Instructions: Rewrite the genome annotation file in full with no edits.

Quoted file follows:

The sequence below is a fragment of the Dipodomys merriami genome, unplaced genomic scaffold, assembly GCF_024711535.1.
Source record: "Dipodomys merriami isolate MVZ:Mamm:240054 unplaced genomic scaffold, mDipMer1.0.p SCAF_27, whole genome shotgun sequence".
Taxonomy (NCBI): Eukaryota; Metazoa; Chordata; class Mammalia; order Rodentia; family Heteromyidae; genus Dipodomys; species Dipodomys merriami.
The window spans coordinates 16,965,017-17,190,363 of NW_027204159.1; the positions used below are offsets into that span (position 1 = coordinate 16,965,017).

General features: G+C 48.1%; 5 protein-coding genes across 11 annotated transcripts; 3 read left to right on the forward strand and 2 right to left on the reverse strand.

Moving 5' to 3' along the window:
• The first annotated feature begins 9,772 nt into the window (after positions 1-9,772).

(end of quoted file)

The sequence below is a fragment of the Dipodomys merriami genome, unplaced genomic scaffold, assembly GCF_024711535.1.
Source record: "Dipodomys merriami isolate MVZ:Mamm:240054 unplaced genomic scaffold, mDipMer1.0.p SCAF_27, whole genome shotgun sequence".
Taxonomy (NCBI): Eukaryota; Metazoa; Chordata; class Mammalia; order Rodentia; family Heteromyidae; genus Dipodomys; species Dipodomys merriami.
The window spans coordinates 16,965,017-17,190,363 of NW_027204159.1; the positions used below are offsets into that span (position 1 = coordinate 16,965,017).

General features: G+C 48.1%; 5 protein-coding genes across 11 annotated transcripts; 3 read left to right on the forward strand and 2 right to left on the reverse strand.

Moving 5' to 3' along the window:
• The first annotated feature begins 9,772 nt into the window (after positions 1-9,772).